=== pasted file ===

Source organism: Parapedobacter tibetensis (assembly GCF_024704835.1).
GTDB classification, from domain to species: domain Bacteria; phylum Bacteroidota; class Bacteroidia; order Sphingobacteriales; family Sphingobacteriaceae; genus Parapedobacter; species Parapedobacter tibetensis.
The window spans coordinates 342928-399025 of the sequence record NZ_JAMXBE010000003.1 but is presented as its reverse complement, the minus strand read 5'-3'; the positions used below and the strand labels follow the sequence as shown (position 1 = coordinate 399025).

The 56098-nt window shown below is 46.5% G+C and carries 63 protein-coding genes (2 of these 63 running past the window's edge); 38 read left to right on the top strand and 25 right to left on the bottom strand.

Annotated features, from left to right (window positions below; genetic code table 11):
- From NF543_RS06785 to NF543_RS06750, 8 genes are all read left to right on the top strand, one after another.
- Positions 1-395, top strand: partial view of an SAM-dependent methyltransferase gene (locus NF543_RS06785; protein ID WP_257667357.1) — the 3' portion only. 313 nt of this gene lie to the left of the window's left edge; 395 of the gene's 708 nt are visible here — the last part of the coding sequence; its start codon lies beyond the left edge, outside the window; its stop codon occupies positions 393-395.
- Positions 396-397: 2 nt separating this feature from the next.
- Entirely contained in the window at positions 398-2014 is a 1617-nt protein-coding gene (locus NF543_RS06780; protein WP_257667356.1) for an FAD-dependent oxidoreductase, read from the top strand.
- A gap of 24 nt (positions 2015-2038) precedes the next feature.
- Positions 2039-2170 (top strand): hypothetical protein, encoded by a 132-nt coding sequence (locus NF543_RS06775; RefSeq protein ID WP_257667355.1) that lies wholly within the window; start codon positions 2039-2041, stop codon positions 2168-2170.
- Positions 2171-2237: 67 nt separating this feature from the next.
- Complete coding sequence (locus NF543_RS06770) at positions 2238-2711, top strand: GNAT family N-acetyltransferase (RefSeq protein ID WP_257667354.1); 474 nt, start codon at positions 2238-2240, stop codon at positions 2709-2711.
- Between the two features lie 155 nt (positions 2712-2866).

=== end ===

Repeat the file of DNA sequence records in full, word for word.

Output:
Source organism: Parapedobacter tibetensis (assembly GCF_024704835.1).
GTDB classification, from domain to species: domain Bacteria; phylum Bacteroidota; class Bacteroidia; order Sphingobacteriales; family Sphingobacteriaceae; genus Parapedobacter; species Parapedobacter tibetensis.
The window spans coordinates 342928-399025 of the sequence record NZ_JAMXBE010000003.1 but is presented as its reverse complement, the minus strand read 5'-3'; the positions used below and the strand labels follow the sequence as shown (position 1 = coordinate 399025).

The 56098-nt window shown below is 46.5% G+C and carries 63 protein-coding genes (2 of these 63 running past the window's edge); 38 read left to right on the top strand and 25 right to left on the bottom strand.

Annotated features, from left to right (window positions below; genetic code table 11):
- From NF543_RS06785 to NF543_RS06750, 8 genes are all read left to right on the top strand, one after another.
- Positions 1-395, top strand: partial view of an SAM-dependent methyltransferase gene (locus NF543_RS06785; protein ID WP_257667357.1) — the 3' portion only. 313 nt of this gene lie to the left of the window's left edge; 395 of the gene's 708 nt are visible here — the last part of the coding sequence; its start codon lies beyond the left edge, outside the window; its stop codon occupies positions 393-395.
- Positions 396-397: 2 nt separating this feature from the next.
- Entirely contained in the window at positions 398-2014 is a 1617-nt protein-coding gene (locus NF543_RS06780; protein WP_257667356.1) for an FAD-dependent oxidoreductase, read from the top strand.
- A gap of 24 nt (positions 2015-2038) precedes the next feature.
- Positions 2039-2170 (top strand): hypothetical protein, encoded by a 132-nt coding sequence (locus NF543_RS06775; RefSeq protein ID WP_257667355.1) that lies wholly within the window; start codon positions 2039-2041, stop codon positions 2168-2170.
- Positions 2171-2237: 67 nt separating this feature from the next.
- Complete coding sequence (locus NF543_RS06770) at positions 2238-2711, top strand: GNAT family N-acetyltransferase (RefSeq protein ID WP_257667354.1); 474 nt, start codon at positions 2238-2240, stop codon at positions 2709-2711.
- Between the two features lie 155 nt (positions 2712-2866).